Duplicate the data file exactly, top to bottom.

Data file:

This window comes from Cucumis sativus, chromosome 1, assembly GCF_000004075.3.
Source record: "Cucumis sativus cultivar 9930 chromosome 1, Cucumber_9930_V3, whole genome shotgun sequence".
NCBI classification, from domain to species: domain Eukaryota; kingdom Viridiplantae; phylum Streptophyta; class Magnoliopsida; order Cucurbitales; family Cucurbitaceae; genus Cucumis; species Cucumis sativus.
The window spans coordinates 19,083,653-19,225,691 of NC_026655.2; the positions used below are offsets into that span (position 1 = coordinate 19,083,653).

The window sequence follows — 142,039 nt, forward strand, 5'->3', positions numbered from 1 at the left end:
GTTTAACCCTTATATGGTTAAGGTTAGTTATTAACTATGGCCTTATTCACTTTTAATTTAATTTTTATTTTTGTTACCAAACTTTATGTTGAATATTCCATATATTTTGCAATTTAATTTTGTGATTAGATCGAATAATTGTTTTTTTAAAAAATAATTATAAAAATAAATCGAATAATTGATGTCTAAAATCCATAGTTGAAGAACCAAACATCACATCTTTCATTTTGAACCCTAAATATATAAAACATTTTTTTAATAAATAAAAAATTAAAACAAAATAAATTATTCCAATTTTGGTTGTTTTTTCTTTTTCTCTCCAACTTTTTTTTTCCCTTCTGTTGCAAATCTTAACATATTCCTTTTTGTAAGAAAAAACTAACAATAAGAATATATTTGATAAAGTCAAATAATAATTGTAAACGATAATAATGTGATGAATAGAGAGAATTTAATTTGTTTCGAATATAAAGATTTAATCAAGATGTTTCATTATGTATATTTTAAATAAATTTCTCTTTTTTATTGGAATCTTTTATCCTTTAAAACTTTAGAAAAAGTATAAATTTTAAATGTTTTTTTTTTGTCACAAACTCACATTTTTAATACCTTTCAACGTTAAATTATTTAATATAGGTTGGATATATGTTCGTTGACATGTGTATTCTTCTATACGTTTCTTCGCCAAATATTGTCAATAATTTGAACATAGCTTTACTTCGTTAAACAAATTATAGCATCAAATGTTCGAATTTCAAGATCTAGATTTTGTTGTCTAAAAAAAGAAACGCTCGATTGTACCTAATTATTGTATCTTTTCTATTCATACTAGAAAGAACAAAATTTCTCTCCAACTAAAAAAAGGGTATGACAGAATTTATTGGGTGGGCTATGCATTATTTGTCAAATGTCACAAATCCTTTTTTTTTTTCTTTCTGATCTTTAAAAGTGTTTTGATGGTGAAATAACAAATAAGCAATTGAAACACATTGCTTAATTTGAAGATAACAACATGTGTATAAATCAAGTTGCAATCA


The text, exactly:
This window comes from Cucumis sativus, chromosome 1, assembly GCF_000004075.3.
Source record: "Cucumis sativus cultivar 9930 chromosome 1, Cucumber_9930_V3, whole genome shotgun sequence".
NCBI classification, from domain to species: domain Eukaryota; kingdom Viridiplantae; phylum Streptophyta; class Magnoliopsida; order Cucurbitales; family Cucurbitaceae; genus Cucumis; species Cucumis sativus.
The window spans coordinates 19,083,653-19,225,691 of NC_026655.2; the positions used below are offsets into that span (position 1 = coordinate 19,083,653).

The window sequence follows — 142,039 nt, forward strand, 5'->3', positions numbered from 1 at the left end:
GTTTAACCCTTATATGGTTAAGGTTAGTTATTAACTATGGCCTTATTCACTTTTAATTTAATTTTTATTTTTGTTACCAAACTTTATGTTGAATATTCCATATATTTTGCAATTTAATTTTGTGATTAGATCGAATAATTGTTTTTTTAAAAAATAATTATAAAAATAAATCGAATAATTGATGTCTAAAATCCATAGTTGAAGAACCAAACATCACATCTTTCATTTTGAACCCTAAATATATAAAACATTTTTTTAATAAATAAAAAATTAAAACAAAATAAATTATTCCAATTTTGGTTGTTTTTTCTTTTTCTCTCCAACTTTTTTTTTCCCTTCTGTTGCAAATCTTAACATATTCCTTTTTGTAAGAAAAAACTAACAATAAGAATATATTTGATAAAGTCAAATAATAATTGTAAACGATAATAATGTGATGAATAGAGAGAATTTAATTTGTTTCGAATATAAAGATTTAATCAAGATGTTTCATTATGTATATTTTAAATAAATTTCTCTTTTTTATTGGAATCTTTTATCCTTTAAAACTTTAGAAAAAGTATAAATTTTAAATGTTTTTTTTTTGTCACAAACTCACATTTTTAATACCTTTCAACGTTAAATTATTTAATATAGGTTGGATATATGTTCGTTGACATGTGTATTCTTCTATACGTTTCTTCGCCAAATATTGTCAATAATTTGAACATAGCTTTACTTCGTTAAACAAATTATAGCATCAAATGTTCGAATTTCAAGATCTAGATTTTGTTGTCTAAAAAAAGAAACGCTCGATTGTACCTAATTATTGTATCTTTTCTATTCATACTAGAAAGAACAAAATTTCTCTCCAACTAAAAAAAGGGTATGACAGAATTTATTGGGTGGGCTATGCATTATTTGTCAAATGTCACAAATCCTTTTTTTTTTTCTTTCTGATCTTTAAAAGTGTTTTGATGGTGAAATAACAAATAAGCAATTGAAACACATTGCTTAATTTGAAGATAACAACATGTGTATAAATCAAGTTGCAATCA